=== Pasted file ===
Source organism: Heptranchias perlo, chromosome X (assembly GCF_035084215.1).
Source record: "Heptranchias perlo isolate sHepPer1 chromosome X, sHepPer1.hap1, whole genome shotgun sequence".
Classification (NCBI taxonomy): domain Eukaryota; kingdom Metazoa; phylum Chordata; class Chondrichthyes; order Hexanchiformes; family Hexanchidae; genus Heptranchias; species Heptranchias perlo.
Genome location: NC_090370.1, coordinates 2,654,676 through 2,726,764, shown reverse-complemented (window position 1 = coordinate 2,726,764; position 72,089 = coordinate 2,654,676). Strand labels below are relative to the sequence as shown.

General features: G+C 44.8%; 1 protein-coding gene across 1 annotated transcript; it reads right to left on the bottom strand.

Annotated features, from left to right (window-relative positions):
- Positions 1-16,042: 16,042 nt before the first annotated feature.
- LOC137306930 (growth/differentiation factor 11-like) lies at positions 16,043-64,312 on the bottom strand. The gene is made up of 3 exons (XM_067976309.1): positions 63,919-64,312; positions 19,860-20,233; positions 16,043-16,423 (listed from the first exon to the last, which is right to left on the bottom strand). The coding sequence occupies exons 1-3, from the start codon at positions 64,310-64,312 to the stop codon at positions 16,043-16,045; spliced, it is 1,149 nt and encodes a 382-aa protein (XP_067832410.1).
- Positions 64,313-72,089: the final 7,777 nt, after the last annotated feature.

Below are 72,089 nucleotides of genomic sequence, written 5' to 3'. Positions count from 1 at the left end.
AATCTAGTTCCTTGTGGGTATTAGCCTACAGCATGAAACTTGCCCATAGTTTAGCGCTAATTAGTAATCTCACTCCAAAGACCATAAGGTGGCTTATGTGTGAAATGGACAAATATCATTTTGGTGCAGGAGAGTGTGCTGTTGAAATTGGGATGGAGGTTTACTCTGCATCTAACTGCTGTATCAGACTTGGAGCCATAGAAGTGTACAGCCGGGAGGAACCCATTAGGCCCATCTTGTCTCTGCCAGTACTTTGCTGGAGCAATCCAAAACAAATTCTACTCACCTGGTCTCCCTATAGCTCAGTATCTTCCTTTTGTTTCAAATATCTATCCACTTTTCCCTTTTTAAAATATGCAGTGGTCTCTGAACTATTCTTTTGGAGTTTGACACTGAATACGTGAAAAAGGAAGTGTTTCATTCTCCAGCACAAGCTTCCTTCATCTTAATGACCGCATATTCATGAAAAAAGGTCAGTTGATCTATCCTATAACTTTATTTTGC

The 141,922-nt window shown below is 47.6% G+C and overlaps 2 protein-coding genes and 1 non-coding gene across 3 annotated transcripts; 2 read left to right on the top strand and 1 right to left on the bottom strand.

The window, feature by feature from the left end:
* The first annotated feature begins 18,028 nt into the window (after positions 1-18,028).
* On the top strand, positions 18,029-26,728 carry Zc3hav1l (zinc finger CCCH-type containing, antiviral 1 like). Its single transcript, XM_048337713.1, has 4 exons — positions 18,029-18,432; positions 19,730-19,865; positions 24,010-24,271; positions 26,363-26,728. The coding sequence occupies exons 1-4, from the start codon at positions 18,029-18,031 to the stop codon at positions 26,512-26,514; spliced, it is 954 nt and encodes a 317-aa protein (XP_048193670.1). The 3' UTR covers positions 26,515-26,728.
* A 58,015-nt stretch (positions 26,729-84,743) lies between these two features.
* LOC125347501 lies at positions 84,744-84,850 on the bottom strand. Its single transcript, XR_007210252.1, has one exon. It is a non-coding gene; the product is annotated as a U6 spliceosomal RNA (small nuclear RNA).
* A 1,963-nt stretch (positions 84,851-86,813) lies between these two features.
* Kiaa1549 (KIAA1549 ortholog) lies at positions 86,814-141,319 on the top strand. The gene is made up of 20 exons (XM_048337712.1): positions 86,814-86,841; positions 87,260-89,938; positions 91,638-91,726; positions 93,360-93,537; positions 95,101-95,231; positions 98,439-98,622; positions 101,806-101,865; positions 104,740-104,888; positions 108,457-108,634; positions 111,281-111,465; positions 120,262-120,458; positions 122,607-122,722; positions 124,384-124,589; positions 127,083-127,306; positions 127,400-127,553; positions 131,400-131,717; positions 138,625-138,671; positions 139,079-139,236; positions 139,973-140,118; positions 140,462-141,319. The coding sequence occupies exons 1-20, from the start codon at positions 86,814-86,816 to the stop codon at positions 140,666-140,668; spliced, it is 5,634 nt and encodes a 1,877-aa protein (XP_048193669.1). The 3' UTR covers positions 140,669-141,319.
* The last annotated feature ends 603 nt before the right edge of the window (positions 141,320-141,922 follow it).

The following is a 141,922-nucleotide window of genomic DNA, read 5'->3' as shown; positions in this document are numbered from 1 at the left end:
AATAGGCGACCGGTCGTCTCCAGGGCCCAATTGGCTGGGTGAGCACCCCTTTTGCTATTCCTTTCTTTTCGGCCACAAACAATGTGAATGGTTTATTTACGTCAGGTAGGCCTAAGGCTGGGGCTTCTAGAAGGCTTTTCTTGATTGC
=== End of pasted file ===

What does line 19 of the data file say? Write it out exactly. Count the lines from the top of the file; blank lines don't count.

* Kiaa1549 (KIAA1549 ortholog) lies at positions 86,814-141,319 on the top strand. The gene is made up of 20 exons (XM_048337712.1): positions 86,814-86,841; positions 87,260-89,938; positions 91,638-91,726; positions 93,360-93,537; positions 95,101-95,231; positions 98,439-98,622; positions 101,806-101,865; positions 104,740-104,888; positions 108,457-108,634; positions 111,281-111,465; positions 120,262-120,458; positions 122,607-122,722; positions 124,384-124,589; positions 127,083-127,306; positions 127,400-127,553; positions 131,400-131,717; positions 138,625-138,671; positions 139,079-139,236; positions 139,973-140,118; positions 140,462-141,319. The coding sequence occupies exons 1-20, from the start codon at positions 86,814-86,816 to the stop codon at positions 140,666-140,668; spliced, it is 5,634 nt and encodes a 1,877-aa protein (XP_048193669.1). The 3' UTR covers positions 140,669-141,319.